The Tech Start-Up Fallacy

After many first time entrepreneurs discover that debt financing will not work for their startup, many turn their sights to equity investors for startup capital. They see the success stories that come out of silicon valley and think that they need to follow a similar path to raise money from investors before they try to launch their business. While a business’s funding plan changes based on where the company is in its journey most small businesses think they have to raise money from investors to get their business off the ground.

When it comes to finding investors small business owners need to understand that they are not all created equal. Essentially, there are 3 types of potential investors.

Dumb Money Investors

First, there are friends and family which are most often considered dumb money. Dumb money investors provide capital for the business but usually provide nothing in terms of support or contacts for the fledgling business.

Similar to friends and family but less popular when it comes to dumb money is using equity crowdfunding platforms to source investors. With equity crowdfunding, a business can sell stock to unaccredited investors through a platform that matches investors and businesses.

While many entrepreneurs think they know it all and want dumb money silent partners, the reality is that most entrepreneurs would benefit from smart money investors.

Angel Investors

Therefore, the second type of equity investor is commonly referred to as an angel investor which in most cases is smart money. Often the angel investor tries to leverage their investment by providing some level of expertise and contacts along with their money to the business.

The TV program Shark Tank is a good example of angel investors since the sharks provide not only money but expertise and contacts.

Venture Capital Funds

Finally, there is risk capital that comes from venture capitalists (VC). Rather than funding coming from a single investor, VC companies pool funds from a group of investors which invest in an entire portfolio of companies, spreading out the risk for the individual investor. The fund is then administered by a fund manager or a committee for the enrichment of the investors.

From the perspective of the small business owner, dumb money, angels, and VC’s are all investors, however, VCs are a different animal from the other two.

All Investors Are Not Equal

In the first two (Dumb Money and Angels), the investor and the business are one step removed from the business. In a venture fund, the investor is two steps removed.

So why is this important? The business and the investor’s goals should be aligned. More specifically, the business is obligated to provide the outcomes desired by the investors. After all, this is why they invested in the business in the first place.

When outcomes are aligned, all is good. With dumb money and angel money, the investor believes in the company’s business model and the business’s goal is to provide a good return for the investors.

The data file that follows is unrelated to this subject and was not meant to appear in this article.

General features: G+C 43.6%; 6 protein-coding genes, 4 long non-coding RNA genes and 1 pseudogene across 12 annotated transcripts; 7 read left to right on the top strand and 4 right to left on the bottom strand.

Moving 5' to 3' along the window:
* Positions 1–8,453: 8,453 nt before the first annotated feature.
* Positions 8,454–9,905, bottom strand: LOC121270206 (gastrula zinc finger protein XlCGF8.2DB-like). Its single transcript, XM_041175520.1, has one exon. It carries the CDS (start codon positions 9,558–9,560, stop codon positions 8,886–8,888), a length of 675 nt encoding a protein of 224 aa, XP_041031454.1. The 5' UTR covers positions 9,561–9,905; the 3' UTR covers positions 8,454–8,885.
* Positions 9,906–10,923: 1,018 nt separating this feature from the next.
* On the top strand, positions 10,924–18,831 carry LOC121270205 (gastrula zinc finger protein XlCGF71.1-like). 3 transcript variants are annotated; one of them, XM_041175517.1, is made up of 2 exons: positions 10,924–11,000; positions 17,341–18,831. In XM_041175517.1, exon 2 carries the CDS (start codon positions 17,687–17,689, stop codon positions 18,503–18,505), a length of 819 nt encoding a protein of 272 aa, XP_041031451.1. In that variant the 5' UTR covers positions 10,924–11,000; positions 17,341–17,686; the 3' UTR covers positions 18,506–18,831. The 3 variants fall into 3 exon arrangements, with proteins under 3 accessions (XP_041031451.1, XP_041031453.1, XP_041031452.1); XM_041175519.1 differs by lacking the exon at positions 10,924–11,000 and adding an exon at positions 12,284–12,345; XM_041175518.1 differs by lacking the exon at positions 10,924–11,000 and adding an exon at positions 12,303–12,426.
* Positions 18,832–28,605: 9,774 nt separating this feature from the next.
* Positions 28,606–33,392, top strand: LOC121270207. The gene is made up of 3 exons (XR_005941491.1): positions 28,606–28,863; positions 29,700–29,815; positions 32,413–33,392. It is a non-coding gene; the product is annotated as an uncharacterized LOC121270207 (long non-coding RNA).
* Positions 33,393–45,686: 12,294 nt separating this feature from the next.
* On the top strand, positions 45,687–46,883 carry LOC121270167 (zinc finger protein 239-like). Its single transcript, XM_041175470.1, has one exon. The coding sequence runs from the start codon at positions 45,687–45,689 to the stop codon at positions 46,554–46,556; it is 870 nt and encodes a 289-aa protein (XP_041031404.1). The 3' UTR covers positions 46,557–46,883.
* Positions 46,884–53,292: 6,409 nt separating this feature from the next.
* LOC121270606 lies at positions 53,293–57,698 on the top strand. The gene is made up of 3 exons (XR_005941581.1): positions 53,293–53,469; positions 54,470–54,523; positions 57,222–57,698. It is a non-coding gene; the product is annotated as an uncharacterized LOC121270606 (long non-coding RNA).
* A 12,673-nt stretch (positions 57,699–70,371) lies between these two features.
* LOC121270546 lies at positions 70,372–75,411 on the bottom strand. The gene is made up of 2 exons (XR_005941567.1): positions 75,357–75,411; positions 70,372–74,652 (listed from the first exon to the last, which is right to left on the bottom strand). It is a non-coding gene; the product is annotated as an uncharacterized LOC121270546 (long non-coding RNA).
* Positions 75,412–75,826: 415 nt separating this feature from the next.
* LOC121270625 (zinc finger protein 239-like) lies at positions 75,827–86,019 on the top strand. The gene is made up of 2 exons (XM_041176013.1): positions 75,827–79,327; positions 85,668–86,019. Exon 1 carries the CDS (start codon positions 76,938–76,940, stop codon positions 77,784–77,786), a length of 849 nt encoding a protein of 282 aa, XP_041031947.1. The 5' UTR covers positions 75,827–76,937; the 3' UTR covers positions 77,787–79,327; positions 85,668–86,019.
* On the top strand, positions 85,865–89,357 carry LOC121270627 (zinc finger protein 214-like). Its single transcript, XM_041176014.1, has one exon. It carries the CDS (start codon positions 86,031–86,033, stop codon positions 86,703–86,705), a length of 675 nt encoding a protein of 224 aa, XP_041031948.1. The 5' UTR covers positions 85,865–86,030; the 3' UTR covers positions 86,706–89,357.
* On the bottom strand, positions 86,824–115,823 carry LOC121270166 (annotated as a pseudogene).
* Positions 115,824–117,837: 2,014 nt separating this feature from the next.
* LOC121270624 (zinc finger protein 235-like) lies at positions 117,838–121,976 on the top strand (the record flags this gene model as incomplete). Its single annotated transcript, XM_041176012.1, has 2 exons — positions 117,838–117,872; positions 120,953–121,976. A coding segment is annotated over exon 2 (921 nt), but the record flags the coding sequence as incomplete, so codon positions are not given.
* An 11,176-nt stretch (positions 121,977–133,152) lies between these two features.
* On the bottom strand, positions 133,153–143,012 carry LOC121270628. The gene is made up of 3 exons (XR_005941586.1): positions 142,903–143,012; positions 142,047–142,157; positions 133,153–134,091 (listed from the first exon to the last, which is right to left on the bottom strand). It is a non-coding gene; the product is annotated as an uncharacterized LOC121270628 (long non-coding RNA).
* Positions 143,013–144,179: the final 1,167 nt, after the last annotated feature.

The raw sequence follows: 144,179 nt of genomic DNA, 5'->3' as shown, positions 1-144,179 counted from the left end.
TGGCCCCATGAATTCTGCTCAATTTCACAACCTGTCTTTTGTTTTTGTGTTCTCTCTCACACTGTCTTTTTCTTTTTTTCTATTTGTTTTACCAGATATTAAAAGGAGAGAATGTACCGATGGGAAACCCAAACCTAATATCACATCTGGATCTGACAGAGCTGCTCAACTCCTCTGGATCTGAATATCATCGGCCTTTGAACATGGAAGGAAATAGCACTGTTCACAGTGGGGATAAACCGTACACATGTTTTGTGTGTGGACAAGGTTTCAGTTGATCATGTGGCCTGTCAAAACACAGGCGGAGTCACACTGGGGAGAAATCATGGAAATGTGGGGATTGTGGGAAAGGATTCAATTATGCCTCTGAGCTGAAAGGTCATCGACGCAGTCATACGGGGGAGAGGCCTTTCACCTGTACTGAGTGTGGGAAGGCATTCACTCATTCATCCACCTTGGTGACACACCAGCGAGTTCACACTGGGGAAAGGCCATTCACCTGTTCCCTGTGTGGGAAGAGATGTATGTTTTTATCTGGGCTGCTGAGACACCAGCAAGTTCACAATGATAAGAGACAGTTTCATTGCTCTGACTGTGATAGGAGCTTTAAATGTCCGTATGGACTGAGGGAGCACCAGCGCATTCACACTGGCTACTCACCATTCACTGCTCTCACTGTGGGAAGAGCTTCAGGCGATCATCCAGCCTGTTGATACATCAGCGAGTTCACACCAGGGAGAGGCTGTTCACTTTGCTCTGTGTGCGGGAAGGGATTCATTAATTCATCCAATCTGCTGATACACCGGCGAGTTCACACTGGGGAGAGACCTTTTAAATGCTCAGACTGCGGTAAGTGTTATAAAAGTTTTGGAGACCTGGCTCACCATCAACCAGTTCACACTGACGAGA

However, when it comes to venture funds, the fund manager’s goal is to provide a return to the fund’s investors and the business is just a tool to accomplish that goal. Often what is good for the VC fund investors may not be good for the business. Consequently, the fund manager will often use his influence as a shareholder to provide a return to the investor at the expense of the business.

For example, VC firms may install key management that does not fit very well with your team. They may cause you to spend the invested capital on things you feel you could do without, causing you to need more money from them and in turn further dilute your equity even more. Perhaps the VC firm may orchestrate side deals with other VC funds or with other businesses in their portfolio to provide some level of synergy for the investors at your business’s expense.

Community Ecosystems, Tech Companies, and VCs

Every community wants a vibrant economy for its citizens. Of all the categories of business, the most coveted businesses tend to be tech start-ups because of their higher-paid employees. However, to provide the fertile environment necessary for them to spring up requires access to a pool of risk capital often provided by the VC community. Incubators and accelerators are created to nurture the tech start-ups, which are mostly product-based and get them ready for VCs. However, while this may appear to be a strategy made in heaven, it’s full of landmines for the start-up and the community that are all too often ignored.

Moreover, local governments are often convinced by wealthy VC investors to support and enrich a successful tech start-up through tax credits. Additionally, these wealthy VC investors convince local governments to offer the tech start-up other perks to keep them from relocating after they launch.

These wealthy VC investors are able to convince local governments to give the start-up these breaks by repeating the mantra that the tech start-up will provide higher-paying jobs. However, while the business might create good jobs, the company profits go to investors. In the case of VC funds, this profit is most often sent outside the community.

The whole notion of a community trying to foster economic growth by supporting tech start-ups with tax credits and other perks needs to be challenged. While VC money may be right in some situations it is not right in many cases.

As a business, seek advice from experts that do not have a dog in the hunt before you submit to the narrative that you need VC money to start and grow your business.

Are you guilty of drinking the VC cool-aide without exploring all the other options of raising capital such as dumb money, angel investors, and even crowdfunding?